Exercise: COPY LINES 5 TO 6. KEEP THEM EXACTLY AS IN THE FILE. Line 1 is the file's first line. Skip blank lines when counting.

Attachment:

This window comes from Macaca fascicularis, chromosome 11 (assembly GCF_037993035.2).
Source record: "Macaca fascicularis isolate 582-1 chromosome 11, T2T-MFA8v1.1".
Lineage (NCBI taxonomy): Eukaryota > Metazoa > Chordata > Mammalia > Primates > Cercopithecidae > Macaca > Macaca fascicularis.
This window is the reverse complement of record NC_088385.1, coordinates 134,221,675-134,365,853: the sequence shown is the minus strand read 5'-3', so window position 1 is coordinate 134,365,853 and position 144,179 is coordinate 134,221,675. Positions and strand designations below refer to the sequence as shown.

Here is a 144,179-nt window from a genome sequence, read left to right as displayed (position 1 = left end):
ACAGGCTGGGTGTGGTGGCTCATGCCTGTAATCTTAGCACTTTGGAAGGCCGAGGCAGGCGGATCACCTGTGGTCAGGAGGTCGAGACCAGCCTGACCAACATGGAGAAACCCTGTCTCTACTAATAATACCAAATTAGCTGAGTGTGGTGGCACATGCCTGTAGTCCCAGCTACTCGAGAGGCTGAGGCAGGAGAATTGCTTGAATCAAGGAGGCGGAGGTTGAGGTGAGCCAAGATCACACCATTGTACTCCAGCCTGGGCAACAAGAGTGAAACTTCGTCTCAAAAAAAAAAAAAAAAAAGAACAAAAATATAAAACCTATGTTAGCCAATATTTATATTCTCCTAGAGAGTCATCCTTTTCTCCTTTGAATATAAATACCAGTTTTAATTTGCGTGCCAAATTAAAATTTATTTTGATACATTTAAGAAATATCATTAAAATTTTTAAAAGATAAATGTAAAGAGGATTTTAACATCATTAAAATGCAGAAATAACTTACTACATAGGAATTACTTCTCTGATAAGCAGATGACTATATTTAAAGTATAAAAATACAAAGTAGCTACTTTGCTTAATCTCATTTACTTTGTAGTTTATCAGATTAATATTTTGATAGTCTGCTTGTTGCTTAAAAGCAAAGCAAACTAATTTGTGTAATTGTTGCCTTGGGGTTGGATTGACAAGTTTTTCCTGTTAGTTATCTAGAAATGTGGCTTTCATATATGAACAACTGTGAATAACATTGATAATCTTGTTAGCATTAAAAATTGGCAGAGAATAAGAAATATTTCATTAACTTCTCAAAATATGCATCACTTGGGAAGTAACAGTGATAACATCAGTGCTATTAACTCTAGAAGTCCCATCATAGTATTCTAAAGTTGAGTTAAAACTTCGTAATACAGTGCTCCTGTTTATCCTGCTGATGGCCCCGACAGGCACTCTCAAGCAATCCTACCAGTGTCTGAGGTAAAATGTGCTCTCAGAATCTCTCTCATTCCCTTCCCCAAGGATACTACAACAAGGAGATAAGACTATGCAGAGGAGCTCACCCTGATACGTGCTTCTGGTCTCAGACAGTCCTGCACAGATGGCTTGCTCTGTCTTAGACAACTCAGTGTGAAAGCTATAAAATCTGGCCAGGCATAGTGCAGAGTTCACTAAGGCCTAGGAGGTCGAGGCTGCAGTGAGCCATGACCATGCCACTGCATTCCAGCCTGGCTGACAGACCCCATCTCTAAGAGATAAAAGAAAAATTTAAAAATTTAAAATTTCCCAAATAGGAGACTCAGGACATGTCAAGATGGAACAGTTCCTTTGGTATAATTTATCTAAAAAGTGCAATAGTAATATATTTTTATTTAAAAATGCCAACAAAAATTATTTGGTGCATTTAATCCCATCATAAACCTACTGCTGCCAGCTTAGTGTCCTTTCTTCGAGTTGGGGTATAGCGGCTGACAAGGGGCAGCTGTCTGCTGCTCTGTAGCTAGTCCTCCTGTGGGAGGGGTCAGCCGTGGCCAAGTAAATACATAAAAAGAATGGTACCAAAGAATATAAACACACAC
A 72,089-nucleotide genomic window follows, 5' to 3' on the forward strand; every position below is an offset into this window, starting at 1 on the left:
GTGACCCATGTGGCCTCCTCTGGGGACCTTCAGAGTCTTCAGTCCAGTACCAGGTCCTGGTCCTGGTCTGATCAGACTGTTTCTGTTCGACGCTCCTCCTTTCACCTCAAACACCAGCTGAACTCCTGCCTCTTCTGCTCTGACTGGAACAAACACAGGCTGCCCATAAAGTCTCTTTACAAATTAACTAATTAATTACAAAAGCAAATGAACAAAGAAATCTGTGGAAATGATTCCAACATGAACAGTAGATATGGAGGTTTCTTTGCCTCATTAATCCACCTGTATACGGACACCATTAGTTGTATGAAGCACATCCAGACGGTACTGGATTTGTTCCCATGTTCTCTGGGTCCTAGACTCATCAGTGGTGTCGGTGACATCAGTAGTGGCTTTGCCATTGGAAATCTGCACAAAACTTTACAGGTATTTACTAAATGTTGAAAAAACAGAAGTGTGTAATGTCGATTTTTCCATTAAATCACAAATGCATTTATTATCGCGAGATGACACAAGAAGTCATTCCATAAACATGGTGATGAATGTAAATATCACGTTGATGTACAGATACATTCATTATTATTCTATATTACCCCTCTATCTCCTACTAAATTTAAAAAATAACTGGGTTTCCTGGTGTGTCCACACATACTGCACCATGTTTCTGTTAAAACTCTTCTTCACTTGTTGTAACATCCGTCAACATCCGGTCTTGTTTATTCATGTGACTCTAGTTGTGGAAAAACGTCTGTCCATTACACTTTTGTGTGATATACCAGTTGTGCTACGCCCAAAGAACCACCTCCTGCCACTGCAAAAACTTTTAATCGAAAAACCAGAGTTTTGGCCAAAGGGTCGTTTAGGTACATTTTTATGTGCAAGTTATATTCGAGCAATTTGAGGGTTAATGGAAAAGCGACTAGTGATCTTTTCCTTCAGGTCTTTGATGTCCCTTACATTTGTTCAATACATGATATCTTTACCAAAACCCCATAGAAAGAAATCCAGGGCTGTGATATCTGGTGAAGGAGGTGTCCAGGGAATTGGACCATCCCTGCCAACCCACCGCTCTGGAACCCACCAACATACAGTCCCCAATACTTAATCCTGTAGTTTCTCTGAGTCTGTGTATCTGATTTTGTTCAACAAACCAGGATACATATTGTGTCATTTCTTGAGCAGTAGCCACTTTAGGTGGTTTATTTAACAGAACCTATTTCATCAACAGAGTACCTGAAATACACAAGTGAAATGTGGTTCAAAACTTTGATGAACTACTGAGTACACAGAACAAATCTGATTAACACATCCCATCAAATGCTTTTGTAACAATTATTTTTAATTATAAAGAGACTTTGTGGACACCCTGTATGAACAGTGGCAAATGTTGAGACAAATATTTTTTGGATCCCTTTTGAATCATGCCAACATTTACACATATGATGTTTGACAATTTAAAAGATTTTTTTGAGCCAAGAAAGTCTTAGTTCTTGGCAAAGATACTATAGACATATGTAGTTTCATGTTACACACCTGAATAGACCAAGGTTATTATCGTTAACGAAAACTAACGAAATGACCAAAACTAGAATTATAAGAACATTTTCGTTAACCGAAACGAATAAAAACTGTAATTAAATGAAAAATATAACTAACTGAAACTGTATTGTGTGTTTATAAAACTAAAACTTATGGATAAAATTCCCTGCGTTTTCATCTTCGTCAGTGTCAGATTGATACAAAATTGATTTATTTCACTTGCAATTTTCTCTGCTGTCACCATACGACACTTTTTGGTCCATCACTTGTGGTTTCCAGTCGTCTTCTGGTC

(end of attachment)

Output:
Here is a 144,179-nt window from a genome sequence, read left to right as displayed (position 1 = left end):
ACAGGCTGGGTGTGGTGGCTCATGCCTGTAATCTTAGCACTTTGGAAGGCCGAGGCAGGCGGATCACCTGTGGTCAGGAGGTCGAGACCAGCCTGACCAACATGGAGAAACCCTGTCTCTACTAATAATACCAAATTAGCTGAGTGTGGTGGCACATGCCTGTAGTCCCAGCTACTCGAGAGGCTGAGGCAGGAGAATTGCTTGAATCAAGGAGGCGGAGGTTGAGGTGAGCCAAGATCACACCATTGTACTCCAGCCTGGGCAACAAGAGTGAAACTTCGTCTCAAAAAAAAAAAAAAAAAAGAACAAAAATATAAAACCTATGTTAGCCAATATTTATATTCTCCTAGAGAGTCATCCTTTTCTCCTTTGAATATAAATACCAGTTTTAATTTGCGTGCCAAATTAAAATTTATTTTGATACATTTAAGAAATATCATTAAAATTTTTAAAAGATAAATGTAAAGAGGATTTTAACATCATTAAAATGCAGAAATAACTTACTACATAGGAATTACTTCTCTGATAAGCAGATGACTATATTTAAAGTATAAAAATACAAAGTAGCTACTTTGCTTAATCTCATTTACTTTGTAGTTTATCAGATTAATATTTTGATAGTCTGCTTGTTGCTTAAAAGCAAAGCAAACTAATTTGTGTAATTGTTGCCTTGGGGTTGGATTGACAAGTTTTTCCTGTTAGTTATCTAGAAATGTGGCTTTCATATATGAACAACTGTGAATAACATTGATAATCTTGTTAGCATTAAAAATTGGCAGAGAATAAGAAATATTTCATTAACTTCTCAAAATATGCATCACTTGGGAAGTAACAGTGATAACATCAGTGCTATTAACTCTAGAAGTCCCATCATAGTATTCTAAAGTTGAGTTAAAACTTCGTAATACAGTGCTCCTGTTTATCCTGCTGATGGCCCCGACAGGCACTCTCAAGCAATCCTACCAGTGTCTGAGGTAAAATGTGCTCTCAGAATCTCTCTCATTCCCTTCCCCAAGGATACTACAACAAGGAGATAAGACTATGCAGAGGAGCTCACCCTGATACGTGCTTCTGGTCTCAGACAGTCCTGCACAGATGGCTTGCTCTGTCTTAGACAACTCAGTGTGAAAGCTATAAAATCTGGCCAGGCATAGTGCAGAGTTCACTAAGGCCTAGGAGGTCGAGGCTGCAGTGAGCCATGACCATGCCACTGCATTCCAGCCTGGCTGACAGACCCCATCTCTAAGAGATAAAAGAAAAATTTAAAAATTTAAAATTTCCCAAATAGGAGACTCAGGACATGTCAAGATGGAACAGTTCCTTTGGTATAATTTATCTAAAAAGTGCAATAGTAATATATTTTTATTTAAAAATGCCAACAAAAATTATTTGGTGCATTTAATCCCATCATAAACCTACTGCTGCCAGCTTAGTGTCCTTTCTTCGAGTTGGGGTATAGCGGCTGACAAGGGGCAGCTGTCTGCTGCTCTGTAGCTAGTCCTCCTGTGGGAGGGGTCAGCCGTGGCCAAGTAAATACATAAAAAGAATGGTACCAAAGAATATAAACACACAC